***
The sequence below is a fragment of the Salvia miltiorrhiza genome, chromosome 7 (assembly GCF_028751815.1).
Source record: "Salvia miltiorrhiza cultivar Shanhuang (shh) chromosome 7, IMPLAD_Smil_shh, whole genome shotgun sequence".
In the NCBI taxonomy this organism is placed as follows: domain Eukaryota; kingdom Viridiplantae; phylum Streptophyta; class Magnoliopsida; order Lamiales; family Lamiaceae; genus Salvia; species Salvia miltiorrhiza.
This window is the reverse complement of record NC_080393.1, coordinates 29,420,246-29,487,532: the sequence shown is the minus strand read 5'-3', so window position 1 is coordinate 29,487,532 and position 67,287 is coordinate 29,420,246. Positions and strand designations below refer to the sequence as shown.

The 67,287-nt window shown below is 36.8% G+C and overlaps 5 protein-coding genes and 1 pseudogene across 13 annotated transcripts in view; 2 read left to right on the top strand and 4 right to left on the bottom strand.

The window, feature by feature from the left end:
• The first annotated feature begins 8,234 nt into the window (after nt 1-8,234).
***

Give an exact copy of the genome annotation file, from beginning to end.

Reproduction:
The sequence below is a fragment of the Salvia miltiorrhiza genome, chromosome 7 (assembly GCF_028751815.1).
Source record: "Salvia miltiorrhiza cultivar Shanhuang (shh) chromosome 7, IMPLAD_Smil_shh, whole genome shotgun sequence".
In the NCBI taxonomy this organism is placed as follows: domain Eukaryota; kingdom Viridiplantae; phylum Streptophyta; class Magnoliopsida; order Lamiales; family Lamiaceae; genus Salvia; species Salvia miltiorrhiza.
This window is the reverse complement of record NC_080393.1, coordinates 29,420,246-29,487,532: the sequence shown is the minus strand read 5'-3', so window position 1 is coordinate 29,487,532 and position 67,287 is coordinate 29,420,246. Positions and strand designations below refer to the sequence as shown.

The 67,287-nt window shown below is 36.8% G+C and overlaps 5 protein-coding genes and 1 pseudogene across 13 annotated transcripts in view; 2 read left to right on the top strand and 4 right to left on the bottom strand.

The window, feature by feature from the left end:
• The first annotated feature begins 8,234 nt into the window (after nt 1-8,234).